Helping churches find ministers—and vice versa—is one of the most important things the Baptist Standard does. We are not a placement service or a hiring platform, but our classifieds page—which is predominantly ads for open ministerial positions—is consistently one of our most visited webpages.
We have new listings each week from churches seeking all manner of ministerial staff. I stay in contact with these churches through the duration of their search. From our correspondence, I’ve seen two things.
Encouragingly, I’ve seen churches successfully conclude their searches, calling new pastors and ministers even during the toughest weeks and months of the COVID-19 pandemic. Soberingly, I’ve also seen churches despair whether they will have even a single resumé to consider or a candidate to interview.
On one hand, I celebrate Christ’s continuing provision for his body—the church. On the other hand, I wonder what God desires for the many open pastorates and ministry positions. Like the churches with long-term searches, I wonder if we are entering a pastoral drought.
So, I asked a few people more acquainted than me with the state of the pastoral search process among Texas Baptist churches. I wanted to know is it really taking longer to find ministers, and are there really fewer ministers to find?
Texas Baptist pastorates by the numbers
To gain a general picture about the state of the pastoral search process, I asked Texas Baptists staff members for the number of BGCT-affiliated churches, the ratio of full-time to part-time pastoral positions among them, age demographics of pastors currently serving, how many open positions existed, and how many students in BGCT-affiliated schools plan to enter the pastorate.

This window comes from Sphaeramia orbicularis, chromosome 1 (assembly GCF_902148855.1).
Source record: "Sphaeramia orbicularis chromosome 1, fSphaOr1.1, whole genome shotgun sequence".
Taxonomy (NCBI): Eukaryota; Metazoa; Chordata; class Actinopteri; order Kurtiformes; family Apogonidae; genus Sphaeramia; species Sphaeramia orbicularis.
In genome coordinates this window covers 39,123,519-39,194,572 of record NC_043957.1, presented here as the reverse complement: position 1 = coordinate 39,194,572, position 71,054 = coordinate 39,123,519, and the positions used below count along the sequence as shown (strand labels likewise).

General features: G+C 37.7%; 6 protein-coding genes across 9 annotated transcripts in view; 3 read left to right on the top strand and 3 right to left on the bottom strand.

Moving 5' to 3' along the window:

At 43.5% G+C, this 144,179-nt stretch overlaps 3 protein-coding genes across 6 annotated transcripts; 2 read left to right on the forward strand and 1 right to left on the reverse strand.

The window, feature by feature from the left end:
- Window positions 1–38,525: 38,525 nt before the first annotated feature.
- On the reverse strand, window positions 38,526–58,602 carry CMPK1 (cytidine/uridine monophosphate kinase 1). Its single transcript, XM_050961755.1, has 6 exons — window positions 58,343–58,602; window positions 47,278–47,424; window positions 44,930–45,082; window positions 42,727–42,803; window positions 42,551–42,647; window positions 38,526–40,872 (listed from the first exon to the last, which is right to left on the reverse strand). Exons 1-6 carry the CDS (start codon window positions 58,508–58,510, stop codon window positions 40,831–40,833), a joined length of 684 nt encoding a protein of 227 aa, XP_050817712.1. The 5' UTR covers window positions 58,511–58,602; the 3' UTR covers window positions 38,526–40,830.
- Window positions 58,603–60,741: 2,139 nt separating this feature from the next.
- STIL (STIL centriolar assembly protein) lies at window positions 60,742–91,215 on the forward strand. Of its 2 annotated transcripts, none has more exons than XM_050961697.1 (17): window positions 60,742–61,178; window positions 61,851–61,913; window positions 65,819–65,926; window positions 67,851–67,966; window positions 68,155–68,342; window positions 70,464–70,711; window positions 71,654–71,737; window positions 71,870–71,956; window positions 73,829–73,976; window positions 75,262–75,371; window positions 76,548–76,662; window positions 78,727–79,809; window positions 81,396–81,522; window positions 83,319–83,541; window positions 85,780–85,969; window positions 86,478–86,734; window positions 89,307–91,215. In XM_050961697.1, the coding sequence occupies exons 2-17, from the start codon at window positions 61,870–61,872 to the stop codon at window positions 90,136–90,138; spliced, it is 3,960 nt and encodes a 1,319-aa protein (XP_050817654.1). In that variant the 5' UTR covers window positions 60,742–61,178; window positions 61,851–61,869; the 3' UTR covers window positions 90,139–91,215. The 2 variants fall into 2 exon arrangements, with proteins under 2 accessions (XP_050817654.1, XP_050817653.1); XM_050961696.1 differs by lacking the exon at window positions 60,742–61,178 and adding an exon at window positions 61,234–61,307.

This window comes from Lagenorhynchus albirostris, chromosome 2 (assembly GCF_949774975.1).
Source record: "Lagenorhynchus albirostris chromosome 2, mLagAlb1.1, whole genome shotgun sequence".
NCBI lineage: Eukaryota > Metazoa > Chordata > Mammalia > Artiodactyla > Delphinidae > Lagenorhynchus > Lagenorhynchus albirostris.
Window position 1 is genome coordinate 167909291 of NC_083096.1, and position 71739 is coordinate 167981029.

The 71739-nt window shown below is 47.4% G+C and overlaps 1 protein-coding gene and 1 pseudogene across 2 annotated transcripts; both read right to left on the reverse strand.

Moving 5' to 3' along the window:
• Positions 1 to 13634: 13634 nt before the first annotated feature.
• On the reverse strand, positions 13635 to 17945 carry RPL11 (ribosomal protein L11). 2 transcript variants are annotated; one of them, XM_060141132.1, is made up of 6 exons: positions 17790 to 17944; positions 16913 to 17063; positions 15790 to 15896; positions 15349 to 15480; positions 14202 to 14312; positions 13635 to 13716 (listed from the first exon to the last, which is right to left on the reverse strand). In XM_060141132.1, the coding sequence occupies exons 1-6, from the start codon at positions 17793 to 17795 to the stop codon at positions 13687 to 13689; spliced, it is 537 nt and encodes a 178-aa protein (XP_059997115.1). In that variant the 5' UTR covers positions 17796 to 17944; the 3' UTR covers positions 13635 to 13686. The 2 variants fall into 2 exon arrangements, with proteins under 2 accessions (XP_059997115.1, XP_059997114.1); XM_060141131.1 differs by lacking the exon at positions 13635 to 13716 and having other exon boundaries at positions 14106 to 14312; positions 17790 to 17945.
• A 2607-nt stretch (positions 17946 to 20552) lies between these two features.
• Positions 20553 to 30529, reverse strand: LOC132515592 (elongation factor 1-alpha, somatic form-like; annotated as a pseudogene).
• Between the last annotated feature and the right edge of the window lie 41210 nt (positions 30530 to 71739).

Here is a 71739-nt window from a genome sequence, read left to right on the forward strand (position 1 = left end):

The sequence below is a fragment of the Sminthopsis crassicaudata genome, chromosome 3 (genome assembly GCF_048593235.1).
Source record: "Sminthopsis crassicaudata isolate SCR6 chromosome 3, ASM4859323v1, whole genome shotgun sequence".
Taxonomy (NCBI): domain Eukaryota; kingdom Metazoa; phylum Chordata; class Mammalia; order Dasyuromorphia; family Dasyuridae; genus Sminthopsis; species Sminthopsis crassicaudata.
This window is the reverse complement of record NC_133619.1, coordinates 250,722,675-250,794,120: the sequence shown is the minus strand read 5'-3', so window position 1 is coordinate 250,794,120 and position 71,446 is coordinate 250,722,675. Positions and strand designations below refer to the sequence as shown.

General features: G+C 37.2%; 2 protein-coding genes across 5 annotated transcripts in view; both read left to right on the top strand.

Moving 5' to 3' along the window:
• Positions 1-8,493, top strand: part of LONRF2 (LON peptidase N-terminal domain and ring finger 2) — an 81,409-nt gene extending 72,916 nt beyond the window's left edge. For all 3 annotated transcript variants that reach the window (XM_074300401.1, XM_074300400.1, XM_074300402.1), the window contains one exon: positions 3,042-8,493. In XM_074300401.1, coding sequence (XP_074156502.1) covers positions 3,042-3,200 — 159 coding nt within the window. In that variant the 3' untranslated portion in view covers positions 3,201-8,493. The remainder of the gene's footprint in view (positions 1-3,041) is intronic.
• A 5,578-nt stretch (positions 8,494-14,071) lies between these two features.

As of July 20, Texas Baptists reported 5,302 churches: 2,814 Anglo; 889 African American; 1,066 Hispanic; 310 intercultural (Arabic, Brazilian, Burmese, Chinese, Congolese, Ethiopian, Indian, Nigerian, Ukrainian, Vietnamese and others); and 223 multicultural.
Note: 2,488 BGCT-affiliated churches—almost 47 percent—are designated as something other than Anglo. Noted below: The pastors of the majority of these churches are bivocational, impacting pastor compensation, the pastor’s ability to pursue theological education and training, and the pastor search process.
During spring 2022, 90 churches were on my contact list. Most of those had placed a classified ad with us for an open ministerial position. Some had openings I knew about outside of our classifieds. Also, most of the churches were in Texas and affiliated with the Baptist General Convention of Texas; some were in other states.
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Texas Baptists does not gather age demographics. As a result, I was not able to determine how many Texas Baptist pastors are young adults, middle-aged or senior adults. However, a wider study shows an aging pastorate.
A 2017 Barna study determined 17 percent of American pastors were 65 or older, compared to 6 percent in 1992. Also, 15 percent were 40 and younger in 2017, compared to 33 percent in 1992. The median age of pastors increased by 10 years—from 44 to 54 years old—from 1992 to 2017. Barna noted several reasons for this shift, not all of which are troublesome.
The following numbers were reported in spring 2022 for Texas Baptist pastors:
• 4,768 pastors: 1,724 full time; 1,018 bivocational; 81 interim; unknown status for 1,945, likely due to incomplete or unreturned annual church profiles.
• Large majorities of African American and Hispanic pastors—reported as 90 percent each—are bivocational, significantly more than Anglo pastors—reported at 55 percent. The “word on the street” is these percentages are growing. Filling a bivocational pastorate comes with its own set of challenges, as noted above.
• More than 300 Texas Baptist churches were reported to be without a pastor.
Karl Fickling, coordinator of Texas Baptists interim church services, observed anecdotally: “The pandemic greatly slowed the movement of pastors. Older pastors didn’t retire because they didn’t want to leave their beloved churches in a bind,” younger pastors were reluctant to relocate during the pandemic, and “interims have stayed in place longer than usual,” which he also attributes to the pandemic.